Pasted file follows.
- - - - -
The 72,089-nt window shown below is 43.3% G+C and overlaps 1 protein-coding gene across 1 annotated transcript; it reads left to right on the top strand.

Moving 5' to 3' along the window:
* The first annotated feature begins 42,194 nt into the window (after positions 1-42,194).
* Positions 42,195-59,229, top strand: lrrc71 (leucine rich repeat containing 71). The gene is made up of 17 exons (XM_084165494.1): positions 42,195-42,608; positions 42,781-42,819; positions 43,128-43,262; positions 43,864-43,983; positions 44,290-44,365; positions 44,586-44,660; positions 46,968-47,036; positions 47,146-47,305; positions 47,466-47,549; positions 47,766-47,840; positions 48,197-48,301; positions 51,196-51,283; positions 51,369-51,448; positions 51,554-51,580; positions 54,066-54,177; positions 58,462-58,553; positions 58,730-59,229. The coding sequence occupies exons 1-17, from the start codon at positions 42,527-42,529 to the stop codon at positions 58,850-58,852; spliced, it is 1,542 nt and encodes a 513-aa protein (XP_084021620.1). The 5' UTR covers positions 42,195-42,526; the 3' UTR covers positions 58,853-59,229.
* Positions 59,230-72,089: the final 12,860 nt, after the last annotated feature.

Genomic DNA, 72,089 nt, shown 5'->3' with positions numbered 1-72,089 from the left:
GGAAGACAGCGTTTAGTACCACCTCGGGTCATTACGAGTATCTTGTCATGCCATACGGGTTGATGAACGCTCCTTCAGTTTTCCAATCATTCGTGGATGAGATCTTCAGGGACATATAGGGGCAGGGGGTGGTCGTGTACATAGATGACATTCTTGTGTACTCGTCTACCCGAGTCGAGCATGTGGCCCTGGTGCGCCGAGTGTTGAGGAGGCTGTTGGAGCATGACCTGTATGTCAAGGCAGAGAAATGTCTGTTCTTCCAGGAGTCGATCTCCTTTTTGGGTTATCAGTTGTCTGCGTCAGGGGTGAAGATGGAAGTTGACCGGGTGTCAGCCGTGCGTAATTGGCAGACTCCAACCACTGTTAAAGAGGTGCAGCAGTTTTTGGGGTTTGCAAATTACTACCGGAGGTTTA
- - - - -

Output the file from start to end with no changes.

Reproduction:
The 72,089-nt window shown below is 43.3% G+C and overlaps 1 protein-coding gene across 1 annotated transcript; it reads left to right on the top strand.

Moving 5' to 3' along the window:
* The first annotated feature begins 42,194 nt into the window (after positions 1-42,194).
* Positions 42,195-59,229, top strand: lrrc71 (leucine rich repeat containing 71). The gene is made up of 17 exons (XM_084165494.1): positions 42,195-42,608; positions 42,781-42,819; positions 43,128-43,262; positions 43,864-43,983; positions 44,290-44,365; positions 44,586-44,660; positions 46,968-47,036; positions 47,146-47,305; positions 47,466-47,549; positions 47,766-47,840; positions 48,197-48,301; positions 51,196-51,283; positions 51,369-51,448; positions 51,554-51,580; positions 54,066-54,177; positions 58,462-58,553; positions 58,730-59,229. The coding sequence occupies exons 1-17, from the start codon at positions 42,527-42,529 to the stop codon at positions 58,850-58,852; spliced, it is 1,542 nt and encodes a 513-aa protein (XP_084021620.1). The 5' UTR covers positions 42,195-42,526; the 3' UTR covers positions 58,853-59,229.
* Positions 59,230-72,089: the final 12,860 nt, after the last annotated feature.

Genomic DNA, 72,089 nt, shown 5'->3' with positions numbered 1-72,089 from the left:
GGAAGACAGCGTTTAGTACCACCTCGGGTCATTACGAGTATCTTGTCATGCCATACGGGTTGATGAACGCTCCTTCAGTTTTCCAATCATTCGTGGATGAGATCTTCAGGGACATATAGGGGCAGGGGGTGGTCGTGTACATAGATGACATTCTTGTGTACTCGTCTACCCGAGTCGAGCATGTGGCCCTGGTGCGCCGAGTGTTGAGGAGGCTGTTGGAGCATGACCTGTATGTCAAGGCAGAGAAATGTCTGTTCTTCCAGGAGTCGATCTCCTTTTTGGGTTATCAGTTGTCTGCGTCAGGGGTGAAGATGGAAGTTGACCGGGTGTCAGCCGTGCGTAATTGGCAGACTCCAACCACTGTTAAAGAGGTGCAGCAGTTTTTGGGGTTTGCAAATTACTACCGGAGGTTTA